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detail: The Fountain of Life


George Tinworth (November 5, 1843September 10, 1913) was a ceramic artist.

Born at 6 Milk Street, Walworth Commonmarker, South Londonmarker, Englandmarker, Tinworth was the son of a greengrocer turned wheelwright and the family suffered extreme poverty. He may have been aware of the Chartist meeting and subsequent enclosure of nearby Kennington Parkmarker (then a common) in 1852. Brought up to follow in his father's footsteps, he spent his spare time carving off-cuts and soon showed a precocious talent for art. At nineteen he pawned his overcoat to pay for a set of evening classes at the local Lambeth School of Artmarker in Kennington Park Roadmarker. In the same year of his life he created the magnificent 'The Mocking of Christ', which is now on show at the Cuming Museummarker on the Walworth Road, Southwarkmarker.

Although at the height of his fame he was visited regularly by royalty, leading members of church and state, and distinguished literary figures and the most prominent critics, he remained close to his humble origins in speech and thought.


From the Lambeth School of Artmarker (still going strong as the City and Guilds of London Art Schoolmarker) he went on to the Royal Academymarker art school in 1864, winning various medals for his work. After the Royal Academy he got a job at Royal Doulton, the famous Lambethmarker pottery manufacturer, in 1866. It was at this point that Doulton started producing art pottery with George Tinworth as their main designer. His father died in 1867 so he was left as the main supporter of his mother and family.



Works

At Doulton, he produced vases, jugs, humorous figures and animals and larger pieces. The Cuming Museummarker contains three examples of his life-sized clay heads and a terracotta scene entitled The Jews making bricks under Egyptian Taskmasters. This last was presented to the museum by Doulton and Co in 1914 as a memorial to Tinworth. They seem not to have recognised that it could be interpreted as an allegory of the exploitation of his fellow clayworkers.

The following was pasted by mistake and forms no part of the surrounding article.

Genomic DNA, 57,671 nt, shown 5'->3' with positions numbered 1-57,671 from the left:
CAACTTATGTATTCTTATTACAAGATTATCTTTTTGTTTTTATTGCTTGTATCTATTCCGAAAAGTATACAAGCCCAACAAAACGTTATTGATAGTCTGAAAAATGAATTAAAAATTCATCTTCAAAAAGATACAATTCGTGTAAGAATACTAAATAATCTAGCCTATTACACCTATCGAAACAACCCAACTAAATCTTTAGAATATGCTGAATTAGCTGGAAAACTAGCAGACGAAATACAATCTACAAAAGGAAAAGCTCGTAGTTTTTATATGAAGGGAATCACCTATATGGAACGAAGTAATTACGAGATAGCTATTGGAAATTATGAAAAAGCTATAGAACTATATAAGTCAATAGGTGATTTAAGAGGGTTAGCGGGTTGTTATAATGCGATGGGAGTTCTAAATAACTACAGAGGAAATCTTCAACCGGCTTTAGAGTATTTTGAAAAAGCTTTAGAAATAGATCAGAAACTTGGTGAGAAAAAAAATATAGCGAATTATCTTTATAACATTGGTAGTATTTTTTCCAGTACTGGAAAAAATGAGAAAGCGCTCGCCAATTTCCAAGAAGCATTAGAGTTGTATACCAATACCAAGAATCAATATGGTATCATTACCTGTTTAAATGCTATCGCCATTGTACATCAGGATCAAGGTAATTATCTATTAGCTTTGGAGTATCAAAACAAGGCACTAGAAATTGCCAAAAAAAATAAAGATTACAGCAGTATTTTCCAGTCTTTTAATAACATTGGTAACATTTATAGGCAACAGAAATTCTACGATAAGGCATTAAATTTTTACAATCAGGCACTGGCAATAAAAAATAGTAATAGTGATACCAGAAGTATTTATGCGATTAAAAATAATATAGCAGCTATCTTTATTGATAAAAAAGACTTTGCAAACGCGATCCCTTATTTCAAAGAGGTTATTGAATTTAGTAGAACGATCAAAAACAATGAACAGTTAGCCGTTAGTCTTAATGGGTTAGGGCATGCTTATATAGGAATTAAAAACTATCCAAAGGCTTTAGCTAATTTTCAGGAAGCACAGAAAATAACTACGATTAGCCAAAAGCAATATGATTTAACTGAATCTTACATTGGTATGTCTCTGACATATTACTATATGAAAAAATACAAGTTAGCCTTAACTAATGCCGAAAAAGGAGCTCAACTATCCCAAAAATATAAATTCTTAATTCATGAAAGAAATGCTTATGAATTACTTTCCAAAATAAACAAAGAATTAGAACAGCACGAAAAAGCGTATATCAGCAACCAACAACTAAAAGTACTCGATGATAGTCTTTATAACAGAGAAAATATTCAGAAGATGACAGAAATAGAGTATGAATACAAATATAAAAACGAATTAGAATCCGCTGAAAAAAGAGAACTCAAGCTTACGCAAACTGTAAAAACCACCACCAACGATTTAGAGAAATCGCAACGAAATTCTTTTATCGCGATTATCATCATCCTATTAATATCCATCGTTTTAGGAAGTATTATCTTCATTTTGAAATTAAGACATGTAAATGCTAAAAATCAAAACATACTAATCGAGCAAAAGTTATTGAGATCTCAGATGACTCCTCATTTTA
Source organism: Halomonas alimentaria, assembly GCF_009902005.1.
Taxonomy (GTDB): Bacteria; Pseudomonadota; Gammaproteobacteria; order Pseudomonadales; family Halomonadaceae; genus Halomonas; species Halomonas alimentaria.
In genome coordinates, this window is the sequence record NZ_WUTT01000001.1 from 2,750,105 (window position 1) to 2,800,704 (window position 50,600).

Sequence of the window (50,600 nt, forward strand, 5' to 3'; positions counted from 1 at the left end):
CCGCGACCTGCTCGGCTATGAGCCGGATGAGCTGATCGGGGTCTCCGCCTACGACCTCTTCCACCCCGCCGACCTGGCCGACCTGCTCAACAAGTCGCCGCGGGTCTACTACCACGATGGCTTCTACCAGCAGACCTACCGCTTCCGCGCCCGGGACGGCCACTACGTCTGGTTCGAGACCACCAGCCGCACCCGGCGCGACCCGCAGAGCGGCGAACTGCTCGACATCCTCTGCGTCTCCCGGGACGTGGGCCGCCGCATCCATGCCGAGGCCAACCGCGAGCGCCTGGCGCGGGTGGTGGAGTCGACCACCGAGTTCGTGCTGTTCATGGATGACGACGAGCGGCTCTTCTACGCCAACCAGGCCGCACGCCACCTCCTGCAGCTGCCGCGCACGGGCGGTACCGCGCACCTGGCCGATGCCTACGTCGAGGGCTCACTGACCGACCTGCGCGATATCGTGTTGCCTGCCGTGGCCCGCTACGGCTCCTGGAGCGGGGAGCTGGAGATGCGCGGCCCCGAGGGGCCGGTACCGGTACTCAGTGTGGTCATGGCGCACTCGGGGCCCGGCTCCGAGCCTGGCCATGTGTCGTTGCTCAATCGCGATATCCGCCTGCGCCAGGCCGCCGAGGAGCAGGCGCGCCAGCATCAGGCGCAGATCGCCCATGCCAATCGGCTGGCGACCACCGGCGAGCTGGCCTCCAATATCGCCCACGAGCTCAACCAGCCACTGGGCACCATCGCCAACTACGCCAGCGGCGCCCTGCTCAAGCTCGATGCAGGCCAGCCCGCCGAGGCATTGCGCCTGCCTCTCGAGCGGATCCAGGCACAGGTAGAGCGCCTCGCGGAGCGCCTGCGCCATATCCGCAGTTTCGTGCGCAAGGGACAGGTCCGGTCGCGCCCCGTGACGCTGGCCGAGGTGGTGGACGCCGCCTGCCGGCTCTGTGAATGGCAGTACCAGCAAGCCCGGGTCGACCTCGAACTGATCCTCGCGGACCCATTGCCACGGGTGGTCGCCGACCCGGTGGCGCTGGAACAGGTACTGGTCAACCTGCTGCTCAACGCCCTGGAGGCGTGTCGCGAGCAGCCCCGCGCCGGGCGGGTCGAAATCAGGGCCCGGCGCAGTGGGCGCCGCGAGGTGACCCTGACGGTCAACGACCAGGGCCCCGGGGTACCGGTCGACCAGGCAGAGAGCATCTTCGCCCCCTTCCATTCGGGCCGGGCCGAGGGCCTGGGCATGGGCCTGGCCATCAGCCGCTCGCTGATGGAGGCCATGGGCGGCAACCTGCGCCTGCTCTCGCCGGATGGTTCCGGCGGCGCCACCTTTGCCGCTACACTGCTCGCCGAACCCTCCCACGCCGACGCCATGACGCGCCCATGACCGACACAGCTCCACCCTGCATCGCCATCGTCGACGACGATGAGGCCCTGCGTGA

Many of his pieces were shown at the Royal Academy where they were admired by John Ruskin, amongst others. The first to be exhibited there in the year he joined the school was a group of children fighting called "Peace and Wrath in Low Life". A large scale terracotta fountain, "The Fountain of Life", was donated to Kennington Parkmarker by Henry Doulton in 1872 (or 1869?). This was vandalised in the 1980s and The Friends of the Park are seeking funding for its restoration.

Other pieces by Tinworth are to be found in the Lambeth-based Museum of Garden Historymarker, adjacent to the main entrance of St Bede's College, Manchestermarker, in the panel above the entrance to the former Doulton Works in Black Prince Road, Lambethmarker, the Baptist Chapel in Wraysbury, in Truro Cathedralmarker, Cornwallmarker, and in St Mary's Church in Burton, Wiltshiremarker.

The Cuming Museum has Tinworth's major independent art project in storage. This is a four-foot high model of a project for an elaborate memorial to Southwark's connection with Shakespeare, made in 1904. Enough public donations were never achieved to realise it. Though this was Tinworth's most ambitious autonomous art project, he also made a number of complex figure compositions in relief, including The Release of Barabas and Saul attacking David.

The Southwark Local Studies Archive has his manuscript (and unpublished) autobiography.

Death

Tinworth died on 13 September 1913 and was buried in his mother's plot at West Norwood Cemeterymarker. Controversially the monument on the tomb was one of many destroyed by the London Borough of Lambethmarker, who then reused the grave for new burials in the 1980s. After a legal protest by a descendant, Lambeth placed a simple plaque commemorating the people buried in the plot.

Notes

  1. Who's Who 1916, xxiv
  2. Peter Rose, George Tinworth, CDN, 1982, p 11
  3. City and Guilds of London Art School web site
  4. The Doulton Lambeth Wares, Desmond Eyles and Louise Irvine: Richard Dennis, Shepton Beauchamp, 2002, p49.
  5. Southwark Local Studies Library - 24 Hour Museum - official guide to UK museums, galleries, exhibitions and heritage at www.24hourmuseum.org.uk
  6. Friends of West Norwood Cemetery Newsletter 52


Reading

  • Rose, Peter. George Tinworth, Harriman-Judd Collection, Vol 1. CDN Corps, USA, 1982 (including a chronology of principal works compiled by Desmond Eyles).



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